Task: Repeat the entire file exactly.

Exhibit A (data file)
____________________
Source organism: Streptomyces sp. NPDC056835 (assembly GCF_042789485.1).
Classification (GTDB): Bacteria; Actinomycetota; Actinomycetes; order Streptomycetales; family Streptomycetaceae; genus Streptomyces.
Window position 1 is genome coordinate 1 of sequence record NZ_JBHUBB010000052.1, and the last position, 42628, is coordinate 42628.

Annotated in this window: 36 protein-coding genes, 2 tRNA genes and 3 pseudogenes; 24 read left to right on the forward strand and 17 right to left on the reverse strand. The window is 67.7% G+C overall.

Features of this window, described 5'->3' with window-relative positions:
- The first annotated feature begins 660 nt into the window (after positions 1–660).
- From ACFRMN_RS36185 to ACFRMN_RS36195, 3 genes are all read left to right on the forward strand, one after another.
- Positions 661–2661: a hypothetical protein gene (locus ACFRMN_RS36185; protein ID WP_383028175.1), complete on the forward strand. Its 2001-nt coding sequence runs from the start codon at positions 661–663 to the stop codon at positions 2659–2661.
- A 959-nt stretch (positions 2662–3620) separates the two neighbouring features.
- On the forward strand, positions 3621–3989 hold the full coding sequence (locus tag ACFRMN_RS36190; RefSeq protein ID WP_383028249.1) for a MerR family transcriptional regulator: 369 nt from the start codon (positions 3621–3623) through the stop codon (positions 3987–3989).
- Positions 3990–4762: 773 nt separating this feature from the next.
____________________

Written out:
Source organism: Streptomyces sp. NPDC056835 (assembly GCF_042789485.1).
Classification (GTDB): Bacteria; Actinomycetota; Actinomycetes; order Streptomycetales; family Streptomycetaceae; genus Streptomyces.
Window position 1 is genome coordinate 1 of sequence record NZ_JBHUBB010000052.1, and the last position, 42628, is coordinate 42628.

Annotated in this window: 36 protein-coding genes, 2 tRNA genes and 3 pseudogenes; 24 read left to right on the forward strand and 17 right to left on the reverse strand. The window is 67.7% G+C overall.

Features of this window, described 5'->3' with window-relative positions:
- The first annotated feature begins 660 nt into the window (after positions 1–660).
- From ACFRMN_RS36185 to ACFRMN_RS36195, 3 genes are all read left to right on the forward strand, one after another.
- Positions 661–2661: a hypothetical protein gene (locus ACFRMN_RS36185; protein ID WP_383028175.1), complete on the forward strand. Its 2001-nt coding sequence runs from the start codon at positions 661–663 to the stop codon at positions 2659–2661.
- A 959-nt stretch (positions 2662–3620) separates the two neighbouring features.
- On the forward strand, positions 3621–3989 hold the full coding sequence (locus tag ACFRMN_RS36190; RefSeq protein ID WP_383028249.1) for a MerR family transcriptional regulator: 369 nt from the start codon (positions 3621–3623) through the stop codon (positions 3987–3989).
- Positions 3990–4762: 773 nt separating this feature from the next.